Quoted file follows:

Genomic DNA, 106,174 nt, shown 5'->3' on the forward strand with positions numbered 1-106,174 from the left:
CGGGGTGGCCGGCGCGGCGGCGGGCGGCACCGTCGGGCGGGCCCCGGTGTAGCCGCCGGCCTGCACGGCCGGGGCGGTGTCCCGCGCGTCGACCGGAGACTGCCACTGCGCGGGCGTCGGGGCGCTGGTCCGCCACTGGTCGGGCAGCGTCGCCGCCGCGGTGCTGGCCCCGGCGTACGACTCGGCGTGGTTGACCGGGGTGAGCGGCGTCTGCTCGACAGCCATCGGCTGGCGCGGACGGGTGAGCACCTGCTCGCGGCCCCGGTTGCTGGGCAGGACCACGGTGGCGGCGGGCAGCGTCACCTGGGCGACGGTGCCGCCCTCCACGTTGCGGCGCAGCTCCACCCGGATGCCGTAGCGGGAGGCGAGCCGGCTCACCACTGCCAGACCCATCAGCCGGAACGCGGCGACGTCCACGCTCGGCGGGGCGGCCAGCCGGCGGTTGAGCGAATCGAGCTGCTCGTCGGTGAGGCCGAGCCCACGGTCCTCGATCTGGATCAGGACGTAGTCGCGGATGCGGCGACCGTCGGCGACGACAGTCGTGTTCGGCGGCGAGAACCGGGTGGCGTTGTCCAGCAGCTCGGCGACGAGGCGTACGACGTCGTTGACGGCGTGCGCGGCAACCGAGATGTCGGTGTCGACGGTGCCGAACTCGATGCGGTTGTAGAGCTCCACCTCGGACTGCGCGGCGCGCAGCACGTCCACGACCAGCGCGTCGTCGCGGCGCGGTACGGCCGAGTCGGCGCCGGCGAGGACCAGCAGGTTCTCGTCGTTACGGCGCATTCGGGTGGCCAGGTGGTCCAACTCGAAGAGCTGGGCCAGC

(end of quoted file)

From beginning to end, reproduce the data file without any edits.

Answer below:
Genomic DNA, 106,174 nt, shown 5'->3' on the forward strand with positions numbered 1-106,174 from the left:
CGGGGTGGCCGGCGCGGCGGCGGGCGGCACCGTCGGGCGGGCCCCGGTGTAGCCGCCGGCCTGCACGGCCGGGGCGGTGTCCCGCGCGTCGACCGGAGACTGCCACTGCGCGGGCGTCGGGGCGCTGGTCCGCCACTGGTCGGGCAGCGTCGCCGCCGCGGTGCTGGCCCCGGCGTACGACTCGGCGTGGTTGACCGGGGTGAGCGGCGTCTGCTCGACAGCCATCGGCTGGCGCGGACGGGTGAGCACCTGCTCGCGGCCCCGGTTGCTGGGCAGGACCACGGTGGCGGCGGGCAGCGTCACCTGGGCGACGGTGCCGCCCTCCACGTTGCGGCGCAGCTCCACCCGGATGCCGTAGCGGGAGGCGAGCCGGCTCACCACTGCCAGACCCATCAGCCGGAACGCGGCGACGTCCACGCTCGGCGGGGCGGCCAGCCGGCGGTTGAGCGAATCGAGCTGCTCGTCGGTGAGGCCGAGCCCACGGTCCTCGATCTGGATCAGGACGTAGTCGCGGATGCGGCGACCGTCGGCGACGACAGTCGTGTTCGGCGGCGAGAACCGGGTGGCGTTGTCCAGCAGCTCGGCGACGAGGCGTACGACGTCGTTGACGGCGTGCGCGGCAACCGAGATGTCGGTGTCGACGGTGCCGAACTCGATGCGGTTGTAGAGCTCCACCTCGGACTGCGCGGCGCGCAGCACGTCCACGACCAGCGCGTCGTCGCGGCGCGGTACGGCCGAGTCGGCGCCGGCGAGGACCAGCAGGTTCTCGTCGTTACGGCGCATTCGGGTGGCCAGGTGGTCCAACTCGAAGAGCTGGGCCAGC